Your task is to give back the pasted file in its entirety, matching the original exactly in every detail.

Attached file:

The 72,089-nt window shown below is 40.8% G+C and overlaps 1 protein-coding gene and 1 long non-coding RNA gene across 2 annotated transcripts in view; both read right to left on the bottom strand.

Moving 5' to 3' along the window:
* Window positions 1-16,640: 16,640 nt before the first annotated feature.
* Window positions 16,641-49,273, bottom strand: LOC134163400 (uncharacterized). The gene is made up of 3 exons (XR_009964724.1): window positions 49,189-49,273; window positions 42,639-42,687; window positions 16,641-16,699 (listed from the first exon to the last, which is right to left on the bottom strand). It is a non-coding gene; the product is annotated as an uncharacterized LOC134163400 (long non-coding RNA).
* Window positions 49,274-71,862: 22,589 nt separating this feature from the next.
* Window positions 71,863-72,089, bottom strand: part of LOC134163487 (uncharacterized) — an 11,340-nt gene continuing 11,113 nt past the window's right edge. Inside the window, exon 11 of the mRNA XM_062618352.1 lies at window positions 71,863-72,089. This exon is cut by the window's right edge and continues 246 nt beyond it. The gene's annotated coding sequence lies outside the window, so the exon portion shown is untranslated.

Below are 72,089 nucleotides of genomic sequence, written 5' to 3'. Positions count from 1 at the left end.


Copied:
The 72,089-nt window shown below is 40.8% G+C and overlaps 1 protein-coding gene and 1 long non-coding RNA gene across 2 annotated transcripts in view; both read right to left on the bottom strand.

Moving 5' to 3' along the window:
* Window positions 1-16,640: 16,640 nt before the first annotated feature.
* Window positions 16,641-49,273, bottom strand: LOC134163400 (uncharacterized). The gene is made up of 3 exons (XR_009964724.1): window positions 49,189-49,273; window positions 42,639-42,687; window positions 16,641-16,699 (listed from the first exon to the last, which is right to left on the bottom strand). It is a non-coding gene; the product is annotated as an uncharacterized LOC134163400 (long non-coding RNA).
* Window positions 49,274-71,862: 22,589 nt separating this feature from the next.
* Window positions 71,863-72,089, bottom strand: part of LOC134163487 (uncharacterized) — an 11,340-nt gene continuing 11,113 nt past the window's right edge. Inside the window, exon 11 of the mRNA XM_062618352.1 lies at window positions 71,863-72,089. This exon is cut by the window's right edge and continues 246 nt beyond it. The gene's annotated coding sequence lies outside the window, so the exon portion shown is untranslated.

Below are 72,089 nucleotides of genomic sequence, written 5' to 3'. Positions count from 1 at the left end.